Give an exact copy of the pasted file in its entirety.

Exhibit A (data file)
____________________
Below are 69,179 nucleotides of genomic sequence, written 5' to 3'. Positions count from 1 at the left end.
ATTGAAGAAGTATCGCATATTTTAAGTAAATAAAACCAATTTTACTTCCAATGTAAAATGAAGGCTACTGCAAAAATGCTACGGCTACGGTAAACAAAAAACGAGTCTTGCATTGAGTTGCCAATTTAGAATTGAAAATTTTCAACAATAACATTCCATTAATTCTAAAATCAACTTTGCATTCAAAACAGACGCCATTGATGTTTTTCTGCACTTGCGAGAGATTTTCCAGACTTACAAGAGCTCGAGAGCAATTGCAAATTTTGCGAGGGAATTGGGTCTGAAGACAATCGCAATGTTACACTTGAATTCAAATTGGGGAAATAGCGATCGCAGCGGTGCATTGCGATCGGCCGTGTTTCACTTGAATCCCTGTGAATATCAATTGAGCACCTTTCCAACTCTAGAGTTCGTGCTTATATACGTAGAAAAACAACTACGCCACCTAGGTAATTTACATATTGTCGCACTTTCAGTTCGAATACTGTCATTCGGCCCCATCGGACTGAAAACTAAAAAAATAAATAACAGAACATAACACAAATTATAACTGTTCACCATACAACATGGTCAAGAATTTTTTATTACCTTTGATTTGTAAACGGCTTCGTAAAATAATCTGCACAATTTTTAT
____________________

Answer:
Below are 69,179 nucleotides of genomic sequence, written 5' to 3'. Positions count from 1 at the left end.
ATTGAAGAAGTATCGCATATTTTAAGTAAATAAAACCAATTTTACTTCCAATGTAAAATGAAGGCTACTGCAAAAATGCTACGGCTACGGTAAACAAAAAACGAGTCTTGCATTGAGTTGCCAATTTAGAATTGAAAATTTTCAACAATAACATTCCATTAATTCTAAAATCAACTTTGCATTCAAAACAGACGCCATTGATGTTTTTCTGCACTTGCGAGAGATTTTCCAGACTTACAAGAGCTCGAGAGCAATTGCAAATTTTGCGAGGGAATTGGGTCTGAAGACAATCGCAATGTTACACTTGAATTCAAATTGGGGAAATAGCGATCGCAGCGGTGCATTGCGATCGGCCGTGTTTCACTTGAATCCCTGTGAATATCAATTGAGCACCTTTCCAACTCTAGAGTTCGTGCTTATATACGTAGAAAAACAACTACGCCACCTAGGTAATTTACATATTGTCGCACTTTCAGTTCGAATACTGTCATTCGGCCCCATCGGACTGAAAACTAAAAAAATAAATAACAGAACATAACACAAATTATAACTGTTCACCATACAACATGGTCAAGAATTTTTTATTACCTTTGATTTGTAAACGGCTTCGTAAAATAATCTGCACAATTTTTAT